To put our money where our mouse is (and to show our good intentions and our sincerity), we will send a check for $801 to the Itawamba Historical Society, at the above listed address. It should arrive by next week. We will also send $801 to the Random Acts of Genealogical Kindness, which is an organization that does a lot of good for a lot of people. I know they have had trouble with hosting expenses and servers. If you don’t consider them a non-profit (I don’t know how they are organized or incorporated) then we’ll send $801 to another genealogical group.
Having been in this industry since 1996, I know hundreds of wonderful genealogists all over the world, and there are dozens of society leaders than I know personally and would love to find ways to support.
In fact, supporting societies has always been one of my goals, dating back to the “Society Hall” feature of Ancestry.com in the early days.
If you want to see something that is both interesting and also dates me, in terms of my involvement in the online genealogy industry, check out this Internet Archive link that shows the original Ancestry.com site back in 1996.
I personally designed the logo (I apologize for this too!) and have never designed one since.
My point in showing you the 1996 Ancestry which several people on the current FamilyLink team developed, is that we care deeply about starting small and creating something really useful and helpful for the millions of genealogists who devote so much of their lives to researching their ancestors, and preserving the records and stories which add so much meaning to life.
I don’t know what else I can personally say in this comment that will indicate how sorry I am, and how sorry we as a company are, that we made these mistakes. I will say that last night on my iPhone (after about a 12 hour work day) I read all of the 73 comments in the thread at GW about censorship policies. (Now there are 96)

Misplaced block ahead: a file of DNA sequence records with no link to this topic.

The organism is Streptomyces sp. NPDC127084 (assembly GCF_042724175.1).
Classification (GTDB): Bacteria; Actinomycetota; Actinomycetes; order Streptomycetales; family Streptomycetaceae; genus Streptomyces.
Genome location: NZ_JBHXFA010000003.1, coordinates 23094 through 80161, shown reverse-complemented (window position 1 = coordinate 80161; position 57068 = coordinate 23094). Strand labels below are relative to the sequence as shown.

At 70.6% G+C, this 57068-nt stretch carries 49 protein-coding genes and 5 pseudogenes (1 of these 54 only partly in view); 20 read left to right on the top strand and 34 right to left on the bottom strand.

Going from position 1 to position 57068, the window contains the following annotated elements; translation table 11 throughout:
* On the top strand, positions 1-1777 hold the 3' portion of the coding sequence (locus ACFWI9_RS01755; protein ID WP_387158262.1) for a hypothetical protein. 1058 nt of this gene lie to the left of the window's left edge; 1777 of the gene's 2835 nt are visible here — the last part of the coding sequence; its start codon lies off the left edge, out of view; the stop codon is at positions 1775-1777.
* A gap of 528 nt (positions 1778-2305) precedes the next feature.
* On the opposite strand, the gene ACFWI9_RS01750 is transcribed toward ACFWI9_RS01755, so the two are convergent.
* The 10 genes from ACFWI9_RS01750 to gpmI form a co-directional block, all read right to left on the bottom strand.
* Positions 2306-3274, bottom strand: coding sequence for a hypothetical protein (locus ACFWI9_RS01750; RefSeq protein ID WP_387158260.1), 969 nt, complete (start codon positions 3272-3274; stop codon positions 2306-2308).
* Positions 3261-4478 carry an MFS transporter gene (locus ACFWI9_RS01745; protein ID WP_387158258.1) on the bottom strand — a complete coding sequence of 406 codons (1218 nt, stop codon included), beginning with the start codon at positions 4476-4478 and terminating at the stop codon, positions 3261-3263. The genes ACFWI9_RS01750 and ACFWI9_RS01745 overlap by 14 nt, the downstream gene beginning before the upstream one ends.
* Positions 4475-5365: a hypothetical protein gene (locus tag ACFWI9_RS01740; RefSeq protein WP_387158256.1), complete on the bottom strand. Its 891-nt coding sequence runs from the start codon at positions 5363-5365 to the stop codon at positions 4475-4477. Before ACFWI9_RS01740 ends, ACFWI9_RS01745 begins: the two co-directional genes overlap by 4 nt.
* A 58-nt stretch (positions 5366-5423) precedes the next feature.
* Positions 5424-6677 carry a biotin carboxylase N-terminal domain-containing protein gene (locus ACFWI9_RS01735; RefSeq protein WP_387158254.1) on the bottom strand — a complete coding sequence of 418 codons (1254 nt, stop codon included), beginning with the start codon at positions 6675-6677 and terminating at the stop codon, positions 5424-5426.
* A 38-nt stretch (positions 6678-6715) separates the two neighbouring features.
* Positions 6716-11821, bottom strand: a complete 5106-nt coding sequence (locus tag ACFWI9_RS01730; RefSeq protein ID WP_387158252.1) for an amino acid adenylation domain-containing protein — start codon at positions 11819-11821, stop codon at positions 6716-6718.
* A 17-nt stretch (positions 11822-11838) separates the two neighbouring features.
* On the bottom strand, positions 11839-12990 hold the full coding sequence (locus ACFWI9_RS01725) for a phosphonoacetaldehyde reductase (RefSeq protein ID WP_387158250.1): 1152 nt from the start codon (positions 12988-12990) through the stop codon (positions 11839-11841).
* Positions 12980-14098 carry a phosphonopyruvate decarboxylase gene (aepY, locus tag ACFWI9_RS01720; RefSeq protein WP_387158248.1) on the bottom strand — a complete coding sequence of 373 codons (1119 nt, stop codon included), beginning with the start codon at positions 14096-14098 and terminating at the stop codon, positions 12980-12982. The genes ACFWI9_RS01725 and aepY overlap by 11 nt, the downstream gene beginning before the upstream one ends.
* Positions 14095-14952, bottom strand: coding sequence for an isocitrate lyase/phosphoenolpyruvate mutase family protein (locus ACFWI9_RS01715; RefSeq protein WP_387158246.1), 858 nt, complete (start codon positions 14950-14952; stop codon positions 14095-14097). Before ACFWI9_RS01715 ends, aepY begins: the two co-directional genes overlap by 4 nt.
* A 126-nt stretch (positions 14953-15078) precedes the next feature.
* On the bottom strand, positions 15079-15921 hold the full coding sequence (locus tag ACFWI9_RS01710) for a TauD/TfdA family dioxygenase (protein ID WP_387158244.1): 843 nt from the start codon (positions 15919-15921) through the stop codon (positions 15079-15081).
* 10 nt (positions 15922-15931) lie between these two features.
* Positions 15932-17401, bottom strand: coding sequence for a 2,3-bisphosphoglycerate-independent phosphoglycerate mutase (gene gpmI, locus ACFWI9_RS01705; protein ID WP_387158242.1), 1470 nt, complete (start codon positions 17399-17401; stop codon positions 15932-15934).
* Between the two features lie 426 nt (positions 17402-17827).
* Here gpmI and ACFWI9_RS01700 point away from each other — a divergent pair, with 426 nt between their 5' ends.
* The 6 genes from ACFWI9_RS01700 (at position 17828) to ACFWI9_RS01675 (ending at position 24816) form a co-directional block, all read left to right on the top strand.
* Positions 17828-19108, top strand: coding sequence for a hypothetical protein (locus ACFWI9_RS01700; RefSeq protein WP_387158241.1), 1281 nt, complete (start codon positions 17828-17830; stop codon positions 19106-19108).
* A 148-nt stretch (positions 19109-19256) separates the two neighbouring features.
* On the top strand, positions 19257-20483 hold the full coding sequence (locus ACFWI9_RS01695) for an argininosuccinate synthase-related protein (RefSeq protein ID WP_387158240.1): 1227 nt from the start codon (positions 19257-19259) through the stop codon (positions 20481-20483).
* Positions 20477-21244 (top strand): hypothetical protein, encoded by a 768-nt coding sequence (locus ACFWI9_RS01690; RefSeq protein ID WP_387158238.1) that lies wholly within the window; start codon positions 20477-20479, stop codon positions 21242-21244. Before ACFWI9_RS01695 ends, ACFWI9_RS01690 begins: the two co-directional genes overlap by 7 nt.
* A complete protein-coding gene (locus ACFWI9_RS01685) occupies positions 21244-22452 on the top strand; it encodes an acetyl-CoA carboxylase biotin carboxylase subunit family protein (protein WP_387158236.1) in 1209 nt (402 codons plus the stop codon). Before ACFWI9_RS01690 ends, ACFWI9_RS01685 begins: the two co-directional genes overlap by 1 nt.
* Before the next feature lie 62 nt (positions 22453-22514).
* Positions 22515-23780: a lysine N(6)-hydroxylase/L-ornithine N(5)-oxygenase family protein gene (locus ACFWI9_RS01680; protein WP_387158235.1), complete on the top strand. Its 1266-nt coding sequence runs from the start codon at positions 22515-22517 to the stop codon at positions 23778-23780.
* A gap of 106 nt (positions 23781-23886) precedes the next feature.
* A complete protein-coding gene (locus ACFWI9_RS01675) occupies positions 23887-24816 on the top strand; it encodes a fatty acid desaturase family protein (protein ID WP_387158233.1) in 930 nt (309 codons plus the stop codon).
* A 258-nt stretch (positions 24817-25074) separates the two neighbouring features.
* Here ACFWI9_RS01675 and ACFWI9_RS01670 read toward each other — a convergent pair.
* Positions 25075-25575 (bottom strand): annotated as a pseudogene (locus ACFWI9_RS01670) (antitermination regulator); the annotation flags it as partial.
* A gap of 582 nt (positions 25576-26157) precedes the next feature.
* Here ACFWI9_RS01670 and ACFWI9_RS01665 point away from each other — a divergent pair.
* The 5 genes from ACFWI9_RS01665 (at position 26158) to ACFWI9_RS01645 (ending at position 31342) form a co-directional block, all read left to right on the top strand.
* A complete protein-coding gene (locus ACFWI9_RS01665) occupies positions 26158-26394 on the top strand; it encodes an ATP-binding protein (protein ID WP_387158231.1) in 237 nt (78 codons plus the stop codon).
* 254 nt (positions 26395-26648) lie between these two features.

Yesteday we announced a new full-time community manager for GW, Gena Ortega, who publishes the WorldVitalRecords blog and newsletter and has a lot of experience in the industry. In addition, we’ve added a full-time developer, Casidy Andersen, and we’ll be adding more personnel to help build the features of GW that I mentioned earlier and to interact with the community.
If the community flees from GW now because of our mistakes (and lack of a clear policy about inappropriate content), I think everyone loses. We can’t build a community site without the community–no matter how feature rich it is.
But we want to invest in building something you and others in the community will love. We’re in a unique position to do this.
I spoke at a BYU genealogy conference a year ago and said that the commercial genealogy industry worldwide is actually tiny–far smaller than most of us think. I figure there are probably less than 10 companies worldwide that actually have 10 or more full-time people building genealogical products. There are hundreds of wonderful small companies, too, but very few that have a full team dedicated to building great products for the community.
Because we have 50 million users of our Facebook application, We’re Related, which is primarily an application for families to find living relatives, and because that application is advertising supported, we have had enough revenue to been able to hire dozens of people in the last 6 months to help build our family, genealogy, and history applications.
We want to build the best products that we can, to help everyone in their individual quests to find ancestors and connect with living relatives. We feel satisfaction from every success story we hear.
If you’ll accept my apology, and appreciate our sincerity, and if we (everyone at GW) will learn to respect you and all other genealogists for their opinions and the right to express them — then perhaps all of us can pull together and build something remarkable and free that will bring together the genealogists of the world (and their families) in a special way.
I truly hope so. And I hope you’ll accept this apology and receive the check as a token of our respect for you and all volunteers at all non-profit genealogical and historical societies everywhere.